The floor samples from the two sites were also slightly different. Uivak I samples had high percentages of edible woody plants and herbaceous taxa, while the Oakes Bay floor mainly had berry seeds with some medicinal or woody leaves (Figure 8). In both cases, the floor was likely the collection area for garbage that did not make it to the outdoor midden. The grasses and herbs at Uivak probably represented plants that thrive in disturbed trampled areas, like a floor. Leaves and seeds from alder, birch, and Labrador tea on the Oakes Bay floor may have represented deposits of twigs left by cleaning of bedding from sleeping platforms or as base insulating cover over the paving stone floors.
The midden samples were similar (Figure 9), with approximately 80% of the macro botanicals from the woody edible plant category. This high percentage of berries and edible plants likely represents deposition of human waste onto the midden, possibly from coprolites, similar to the one recovered from the Uivak site (Zutter and Pigford 2007). Numerous berry seeds in coprolite-like midden deposits were also recovered from the Qeqertasussuk site in West Greenland (Meldgaard 2004: 80). The remaining 20% of the macro botanicals in the midden samples were a combination of categories 1, 3, and 4. Coniferous needles were probably the result of periodic cleanings of the house and sleeping platforms, while the presence of seeds from grasses and herbs was possible in situ growth on the midden itself.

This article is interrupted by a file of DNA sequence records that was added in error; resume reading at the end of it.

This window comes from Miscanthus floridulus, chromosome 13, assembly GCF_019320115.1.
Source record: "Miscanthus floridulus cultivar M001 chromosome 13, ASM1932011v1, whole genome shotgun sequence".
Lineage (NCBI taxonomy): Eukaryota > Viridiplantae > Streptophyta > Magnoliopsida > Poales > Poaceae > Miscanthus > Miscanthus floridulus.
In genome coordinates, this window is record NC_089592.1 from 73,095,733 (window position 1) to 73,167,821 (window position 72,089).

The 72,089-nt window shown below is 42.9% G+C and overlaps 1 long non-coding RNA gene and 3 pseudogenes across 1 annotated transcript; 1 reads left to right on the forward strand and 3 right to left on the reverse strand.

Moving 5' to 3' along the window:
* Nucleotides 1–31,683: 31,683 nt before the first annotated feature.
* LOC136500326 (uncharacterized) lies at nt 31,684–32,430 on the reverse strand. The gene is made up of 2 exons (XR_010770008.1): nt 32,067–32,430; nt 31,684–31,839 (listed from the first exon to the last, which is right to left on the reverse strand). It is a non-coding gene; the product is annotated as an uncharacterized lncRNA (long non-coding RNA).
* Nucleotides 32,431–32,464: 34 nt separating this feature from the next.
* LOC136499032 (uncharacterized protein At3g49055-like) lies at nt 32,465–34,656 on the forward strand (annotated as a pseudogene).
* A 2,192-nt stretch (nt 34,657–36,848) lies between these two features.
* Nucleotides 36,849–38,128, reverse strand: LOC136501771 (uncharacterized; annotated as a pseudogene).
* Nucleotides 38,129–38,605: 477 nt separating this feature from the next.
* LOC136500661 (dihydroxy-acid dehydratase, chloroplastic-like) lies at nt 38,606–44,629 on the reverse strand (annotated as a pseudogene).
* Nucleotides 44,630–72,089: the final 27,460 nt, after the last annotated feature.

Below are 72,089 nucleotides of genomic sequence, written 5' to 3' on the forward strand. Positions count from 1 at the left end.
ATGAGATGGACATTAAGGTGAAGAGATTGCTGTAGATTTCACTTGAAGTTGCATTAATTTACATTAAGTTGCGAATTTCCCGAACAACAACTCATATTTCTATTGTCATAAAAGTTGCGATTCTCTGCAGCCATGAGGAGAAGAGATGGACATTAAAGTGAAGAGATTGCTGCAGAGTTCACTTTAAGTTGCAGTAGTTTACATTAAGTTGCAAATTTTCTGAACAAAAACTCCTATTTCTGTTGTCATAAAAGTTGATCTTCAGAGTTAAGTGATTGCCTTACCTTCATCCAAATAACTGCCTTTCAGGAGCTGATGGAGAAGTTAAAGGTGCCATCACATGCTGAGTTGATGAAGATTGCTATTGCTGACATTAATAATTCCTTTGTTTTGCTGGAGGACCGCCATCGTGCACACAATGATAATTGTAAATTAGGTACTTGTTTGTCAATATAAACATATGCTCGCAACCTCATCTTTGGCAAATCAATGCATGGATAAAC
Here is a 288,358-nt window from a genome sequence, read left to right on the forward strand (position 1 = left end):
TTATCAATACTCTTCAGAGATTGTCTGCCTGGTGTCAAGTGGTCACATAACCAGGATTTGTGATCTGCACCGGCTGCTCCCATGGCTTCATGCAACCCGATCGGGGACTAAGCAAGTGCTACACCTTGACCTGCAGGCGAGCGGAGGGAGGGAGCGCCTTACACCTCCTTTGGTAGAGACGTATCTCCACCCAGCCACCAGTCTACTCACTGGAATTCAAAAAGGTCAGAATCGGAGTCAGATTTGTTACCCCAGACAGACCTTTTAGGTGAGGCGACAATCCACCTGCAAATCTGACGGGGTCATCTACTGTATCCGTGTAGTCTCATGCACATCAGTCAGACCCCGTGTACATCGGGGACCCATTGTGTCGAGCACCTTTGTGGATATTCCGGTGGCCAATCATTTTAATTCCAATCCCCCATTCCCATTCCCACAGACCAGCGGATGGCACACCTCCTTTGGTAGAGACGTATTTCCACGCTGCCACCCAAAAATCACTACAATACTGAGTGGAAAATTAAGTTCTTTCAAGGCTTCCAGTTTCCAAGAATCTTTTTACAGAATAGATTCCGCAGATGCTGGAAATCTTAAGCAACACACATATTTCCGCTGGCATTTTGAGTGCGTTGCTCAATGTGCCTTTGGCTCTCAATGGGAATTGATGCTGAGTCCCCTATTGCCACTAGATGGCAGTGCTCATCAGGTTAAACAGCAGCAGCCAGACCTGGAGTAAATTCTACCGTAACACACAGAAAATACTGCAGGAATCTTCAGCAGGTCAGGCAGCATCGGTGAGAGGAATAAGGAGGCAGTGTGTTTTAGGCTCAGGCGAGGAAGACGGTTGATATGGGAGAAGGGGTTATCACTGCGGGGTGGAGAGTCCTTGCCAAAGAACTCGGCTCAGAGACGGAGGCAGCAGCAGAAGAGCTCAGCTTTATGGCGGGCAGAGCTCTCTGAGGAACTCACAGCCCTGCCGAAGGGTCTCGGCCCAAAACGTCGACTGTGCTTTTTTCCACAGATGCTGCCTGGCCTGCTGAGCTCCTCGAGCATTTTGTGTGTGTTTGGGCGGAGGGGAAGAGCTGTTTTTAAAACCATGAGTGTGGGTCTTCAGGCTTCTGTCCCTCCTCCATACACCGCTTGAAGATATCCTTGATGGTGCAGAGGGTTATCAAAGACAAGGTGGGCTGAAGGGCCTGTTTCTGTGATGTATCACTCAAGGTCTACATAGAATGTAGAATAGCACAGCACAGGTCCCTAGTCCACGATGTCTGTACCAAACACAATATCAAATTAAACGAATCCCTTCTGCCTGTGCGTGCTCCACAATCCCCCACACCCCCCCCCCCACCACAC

Berries from woody shrubs are apparently the main plant resource across the Arctic. This result has been corroborated by a number of recent ethnobotanical studies among the Inupiat of Northwest Alaska (Jones 2010), the Inuvialuit in the Western Canadian Arctic (Inuvialuit elders with Bandringa 2010), and the Inuit of Nunavik (Cuerrier et al. 2011). All of these studies underline the importance of berry crops as well as leaves from woody shrubs for teas and other medicinal purposes. Not only are berries an important dietary resource for the Inupiat, Inuvialuit, and Inuit, they also form an integral part of their landscape and shape their seasonal rounds. In a study on the Gwich'in of the Mackenzie delta region, berries are highlighted as a key resource in their traditional diet (Murray et al. 2005), and recent studies of country food use amongst Labrador Inuit note that up to 832 kg of berries are consumed annually (Mackey and Orr 1987). Berries also contribute essential nutrients to the Inuit diet, being major sources of vitamins A and C (Kuhnlein and Soueida 1992; Kuhnlein et al. 2006). The most commonly eaten berry is crowberry or blackberry (Empetrum nigrum), which may be picked in the fall or left on the plant to sweeten until the spring. These berries are abundant and form an integral part of the local delicacy known as akutuk (Eskimo ice cream), a mixture of sea mammal fat/blubber, berries, and sometimes desiccated ground organ meat (Jones 2010).